State revenue is expected to rise in the next biennium, but the new governor will still face a shortfall when he takes office.
OLYMPIA — Washington economic forecasters said Wednesday they see a slight improvement in the state’s financial outlook, but the next governor will enter office next year staring at another shortfall.
Compared to past forecasts, state government is expected to bring in about $29 million more in the current biennium, according to the Economic and Revenue Forecast Council. That should mean that lawmakers won’t need to come back for a special session to balance the budget.
The next biennium that begins in July 2013 may be more problematic for political leaders. Finance officials expect that the state will have a roughly $500 million shortfall in that budget, with more needed as a buffer, and lawmakers are also looking to add some $1 billion in funding to education.
State economists also caution that there are several major risks that could hurt growth, such as a slowdown in China, debt in Europe and uncertainty in Congress.
- Live updates from May Day in Seattle: Anti-capitalist protesters clash with police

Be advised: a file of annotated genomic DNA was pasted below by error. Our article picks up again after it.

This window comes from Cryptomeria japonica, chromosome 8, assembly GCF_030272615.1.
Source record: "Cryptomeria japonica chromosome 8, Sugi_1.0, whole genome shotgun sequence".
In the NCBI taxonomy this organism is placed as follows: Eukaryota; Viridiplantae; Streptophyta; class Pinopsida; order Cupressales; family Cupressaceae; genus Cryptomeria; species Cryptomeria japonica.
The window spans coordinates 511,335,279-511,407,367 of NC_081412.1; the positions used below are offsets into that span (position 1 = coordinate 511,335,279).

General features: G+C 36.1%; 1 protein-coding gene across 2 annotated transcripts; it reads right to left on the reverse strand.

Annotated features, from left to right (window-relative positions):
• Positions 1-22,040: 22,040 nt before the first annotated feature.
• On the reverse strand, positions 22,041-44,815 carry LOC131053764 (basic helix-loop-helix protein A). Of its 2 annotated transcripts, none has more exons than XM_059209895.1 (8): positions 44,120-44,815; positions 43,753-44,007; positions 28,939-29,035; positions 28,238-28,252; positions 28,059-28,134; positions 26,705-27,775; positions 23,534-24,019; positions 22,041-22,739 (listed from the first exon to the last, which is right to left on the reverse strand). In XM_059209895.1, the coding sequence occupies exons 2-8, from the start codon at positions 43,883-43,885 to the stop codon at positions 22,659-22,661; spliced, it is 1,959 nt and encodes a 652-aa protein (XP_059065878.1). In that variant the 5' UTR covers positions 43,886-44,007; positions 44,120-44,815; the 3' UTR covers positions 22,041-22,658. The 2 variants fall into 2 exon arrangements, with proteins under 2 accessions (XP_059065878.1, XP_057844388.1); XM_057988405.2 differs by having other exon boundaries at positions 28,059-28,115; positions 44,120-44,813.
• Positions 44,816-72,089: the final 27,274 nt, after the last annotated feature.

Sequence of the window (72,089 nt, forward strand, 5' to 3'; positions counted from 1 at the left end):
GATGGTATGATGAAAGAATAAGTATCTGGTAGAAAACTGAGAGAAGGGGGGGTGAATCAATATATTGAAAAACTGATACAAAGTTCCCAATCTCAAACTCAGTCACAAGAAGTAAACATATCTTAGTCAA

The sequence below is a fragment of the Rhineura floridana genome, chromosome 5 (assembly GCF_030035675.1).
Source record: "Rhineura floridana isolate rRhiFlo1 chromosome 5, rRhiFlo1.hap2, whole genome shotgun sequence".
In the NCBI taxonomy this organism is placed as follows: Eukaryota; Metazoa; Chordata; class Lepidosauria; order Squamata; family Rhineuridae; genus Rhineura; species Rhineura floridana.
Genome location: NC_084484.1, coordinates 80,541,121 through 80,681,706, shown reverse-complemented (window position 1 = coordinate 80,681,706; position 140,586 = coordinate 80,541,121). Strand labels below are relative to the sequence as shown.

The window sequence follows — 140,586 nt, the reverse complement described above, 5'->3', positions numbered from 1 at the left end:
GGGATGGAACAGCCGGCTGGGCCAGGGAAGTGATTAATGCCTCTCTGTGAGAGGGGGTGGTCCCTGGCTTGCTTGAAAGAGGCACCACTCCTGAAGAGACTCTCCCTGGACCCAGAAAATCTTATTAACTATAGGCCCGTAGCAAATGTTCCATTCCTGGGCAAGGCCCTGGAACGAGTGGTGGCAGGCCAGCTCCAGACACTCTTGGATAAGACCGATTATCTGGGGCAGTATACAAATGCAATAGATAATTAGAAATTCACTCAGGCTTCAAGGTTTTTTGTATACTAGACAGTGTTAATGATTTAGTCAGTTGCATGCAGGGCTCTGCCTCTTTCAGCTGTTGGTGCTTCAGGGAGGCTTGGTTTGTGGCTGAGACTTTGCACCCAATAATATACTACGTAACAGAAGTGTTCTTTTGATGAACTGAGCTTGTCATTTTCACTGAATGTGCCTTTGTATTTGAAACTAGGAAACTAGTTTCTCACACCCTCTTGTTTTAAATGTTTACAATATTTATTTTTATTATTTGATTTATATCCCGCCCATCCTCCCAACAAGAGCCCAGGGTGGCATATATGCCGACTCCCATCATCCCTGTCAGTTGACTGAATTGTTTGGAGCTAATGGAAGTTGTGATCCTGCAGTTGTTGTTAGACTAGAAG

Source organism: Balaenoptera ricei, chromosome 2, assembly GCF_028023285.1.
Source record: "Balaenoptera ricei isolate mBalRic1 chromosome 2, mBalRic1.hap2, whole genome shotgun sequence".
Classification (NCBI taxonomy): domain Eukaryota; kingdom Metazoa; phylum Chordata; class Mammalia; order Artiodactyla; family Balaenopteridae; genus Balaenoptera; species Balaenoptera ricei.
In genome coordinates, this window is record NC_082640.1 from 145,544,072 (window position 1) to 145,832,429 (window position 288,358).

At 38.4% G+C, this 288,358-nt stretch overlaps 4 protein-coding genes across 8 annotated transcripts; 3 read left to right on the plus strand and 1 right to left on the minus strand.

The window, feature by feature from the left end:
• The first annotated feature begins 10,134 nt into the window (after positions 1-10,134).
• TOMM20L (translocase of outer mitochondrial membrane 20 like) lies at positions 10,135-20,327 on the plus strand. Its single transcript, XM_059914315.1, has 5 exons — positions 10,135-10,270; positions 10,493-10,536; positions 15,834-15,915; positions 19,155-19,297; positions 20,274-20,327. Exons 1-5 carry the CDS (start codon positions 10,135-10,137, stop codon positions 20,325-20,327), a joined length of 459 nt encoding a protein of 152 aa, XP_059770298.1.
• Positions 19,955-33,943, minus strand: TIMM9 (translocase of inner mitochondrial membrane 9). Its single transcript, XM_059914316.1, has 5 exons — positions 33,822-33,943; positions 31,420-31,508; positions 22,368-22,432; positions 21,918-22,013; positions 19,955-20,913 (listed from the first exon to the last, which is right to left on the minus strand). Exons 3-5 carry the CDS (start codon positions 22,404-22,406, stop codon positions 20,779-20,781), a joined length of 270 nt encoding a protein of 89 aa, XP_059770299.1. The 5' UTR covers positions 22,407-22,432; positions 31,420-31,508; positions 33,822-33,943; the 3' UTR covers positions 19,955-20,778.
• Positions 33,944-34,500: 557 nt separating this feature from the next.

- Good news about coconut oil, melatonin and turmeric
- Visitors trash Washington island, so officials shut it down for good
- Oregon QB Vernon Adams to attend Seahawks rookie mini-camp on a tryout basis
- Pro Football Focus breaks down the final five Seahawks' draft picks
Most Read Stories
“We have a lot of uncertainty,” said Steve Lerch, the new executive director for the forecast council.
Republicans and Democrats immediately began laying the groundwork for different approaches to the budget shortfall. Rep. Ed Orcutt, R-Kalama, Cowlitz County, said the state should be focused on raising revenues by growing the economy.
“The most important thing we can do is get people back to work,” Orcutt said. “It just naturally generates more money.”
That’s a sentiment shared by the state’s two candidates for governor — Republican Rob McKenna and Democrat Jay Inslee.
Sen. Ed Murray, D-Seattle, cautioned that while the state can continue to cut some programs, lawmakers likely wouldn’t cut more out of education and will want to protect other vital programs.
“To be really honest with the public … there are some places and some levels that members are not willing to go,” Murray said. He has suggested that the state consider new revenue as part of the solution.